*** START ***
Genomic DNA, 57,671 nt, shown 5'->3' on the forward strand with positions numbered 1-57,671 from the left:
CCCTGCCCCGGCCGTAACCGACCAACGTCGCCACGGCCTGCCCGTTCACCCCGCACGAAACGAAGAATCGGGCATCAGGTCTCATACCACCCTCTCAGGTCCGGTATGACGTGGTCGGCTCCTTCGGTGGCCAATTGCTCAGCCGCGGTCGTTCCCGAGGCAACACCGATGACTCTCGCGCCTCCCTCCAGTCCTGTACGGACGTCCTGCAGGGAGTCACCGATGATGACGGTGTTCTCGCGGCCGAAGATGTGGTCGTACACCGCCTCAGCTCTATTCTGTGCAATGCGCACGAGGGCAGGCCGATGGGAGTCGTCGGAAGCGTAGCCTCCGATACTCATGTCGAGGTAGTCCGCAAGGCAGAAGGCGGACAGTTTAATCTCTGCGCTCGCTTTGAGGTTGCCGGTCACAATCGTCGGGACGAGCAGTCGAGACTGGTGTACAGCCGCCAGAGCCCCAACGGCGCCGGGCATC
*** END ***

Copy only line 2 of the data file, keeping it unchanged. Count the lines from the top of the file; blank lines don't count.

CCCTGCCCCGGCCGTAACCGACCAACGTCGCCACGGCCTGCCCGTTCACCCCGCACGAAACGAAGAATCGGGCATCAGGTCTCATACCACCCTCTCAGGTCCGGTATGACGTGGTCGGCTCCTTCGGTGGCCAATTGCTCAGCCGCGGTCGTTCCCGAGGCAACACCGATGACTCTCGCGCCTCCCTCCAGTCCTGTACGGACGTCCTGCAGGGAGTCACCGATGATGACGGTGTTCTCGCGGCCGAAGATGTGGTCGTACACCGCCTCAGCTCTATTCTGTGCAATGCGCACGAGGGCAGGCCGATGGGAGTCGTCGGAAGCGTAGCCTCCGATACTCATGTCGAGGTAGTCCGCAAGGCAGAAGGCGGACAGTTTAATCTCTGCGCTCGCTTTGAGGTTGCCGGTCACAATCGTCGGGACGAGCAGTCGAGACTGGTGTACAGCCGCCAGAGCCCCAACGGCGCCGGGCATC